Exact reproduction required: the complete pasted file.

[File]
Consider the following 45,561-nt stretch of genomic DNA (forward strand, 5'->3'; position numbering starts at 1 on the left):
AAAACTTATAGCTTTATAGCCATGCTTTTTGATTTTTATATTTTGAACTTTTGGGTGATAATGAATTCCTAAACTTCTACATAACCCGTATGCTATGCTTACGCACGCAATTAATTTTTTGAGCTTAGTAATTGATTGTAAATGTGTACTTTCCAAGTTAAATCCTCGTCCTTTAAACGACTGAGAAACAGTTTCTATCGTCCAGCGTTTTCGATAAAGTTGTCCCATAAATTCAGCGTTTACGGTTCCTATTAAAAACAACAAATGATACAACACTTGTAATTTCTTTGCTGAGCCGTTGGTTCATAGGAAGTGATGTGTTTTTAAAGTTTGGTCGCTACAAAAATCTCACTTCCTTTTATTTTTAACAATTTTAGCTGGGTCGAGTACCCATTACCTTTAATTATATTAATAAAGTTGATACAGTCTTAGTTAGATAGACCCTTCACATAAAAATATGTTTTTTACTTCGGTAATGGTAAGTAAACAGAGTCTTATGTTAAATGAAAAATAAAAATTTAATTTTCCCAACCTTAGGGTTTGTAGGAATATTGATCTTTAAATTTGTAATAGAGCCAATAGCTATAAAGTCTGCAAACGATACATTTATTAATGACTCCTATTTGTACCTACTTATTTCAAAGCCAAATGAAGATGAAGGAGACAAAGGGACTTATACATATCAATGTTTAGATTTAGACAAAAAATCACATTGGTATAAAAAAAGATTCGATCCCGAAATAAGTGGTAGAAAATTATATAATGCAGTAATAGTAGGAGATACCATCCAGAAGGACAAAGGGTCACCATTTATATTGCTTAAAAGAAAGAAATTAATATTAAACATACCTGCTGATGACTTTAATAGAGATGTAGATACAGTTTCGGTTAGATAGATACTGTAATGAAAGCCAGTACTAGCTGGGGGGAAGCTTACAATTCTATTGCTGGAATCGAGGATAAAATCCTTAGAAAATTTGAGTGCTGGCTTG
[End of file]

Consider the following 45,561-nt stretch of genomic DNA (forward strand, 5'->3'; position numbering starts at 1 on the left):
AAAACTTATAGCTTTATAGCCATGCTTTTTGATTTTTATATTTTGAACTTTTGGGTGATAATGAATTCCTAAACTTCTACATAACCCGTATGCTATGCTTACGCACGCAATTAATTTTTTGAGCTTAGTAATTGATTGTAAATGTGTACTTTCCAAGTTAAATCCTCGTCCTTTAAACGACTGAGAAACAGTTTCTATCGTCCAGCGTTTTCGATAAAGTTGTCCCATAAATTCAGCGTTTACGGTTCCTATTAAAAACAACAAATGATACAACACTTGTAATTTCTTTGCTGAGCCGTTGGTTCATAGGAAGTGATGTGTTTTTAAAGTTTGGTCGCTACAAAAATCTCACTTCCTTTTATTTTTAACAATTTTAGCTGGGTCGAGTACCCATTACCTTTAATTATATTAATAAAGTTGATACAGTCTTAGTTAGATAGACCCTTCACATAAAAATATGTTTTTTACTTCGGTAATGGTAAGTAAACAGAGTCTTATGTTAAATGAAAAATAAAAATTTAATTTTCCCAACCTTAGGGTTTGTAGGAATATTGATCTTTAAATTTGTAATAGAGCCAATAGCTATAAAGTCTGCAAACGATACATTTATTAATGACTCCTATTTGTACCTACTTATTTCAAAGCCAAATGAAGATGAAGGAGACAAAGGGACTTATACATATCAATGTTTAGATTTAGACAAAAAATCACATTGGTATAAAAAAAGATTCGATCCCGAAATAAGTGGTAGAAAATTATATAATGCAGTAATAGTAGGAGATACCATCCAGAAGGACAAAGGGTCACCATTTATATTGCTTAAAAGAAAGAAATTAATATTAAACATACCTGCTGATGACTTTAATAGAGATGTAGATACAGTTTCGGTTAGATAGATACTGTAATGAAAGCCAGTACTAGCTGGGGGGAAGCTTACAATTCTATTGCTGGAATCGAGGATAAAATCCTTAGAAAATTTGAGTGCTGGCTTG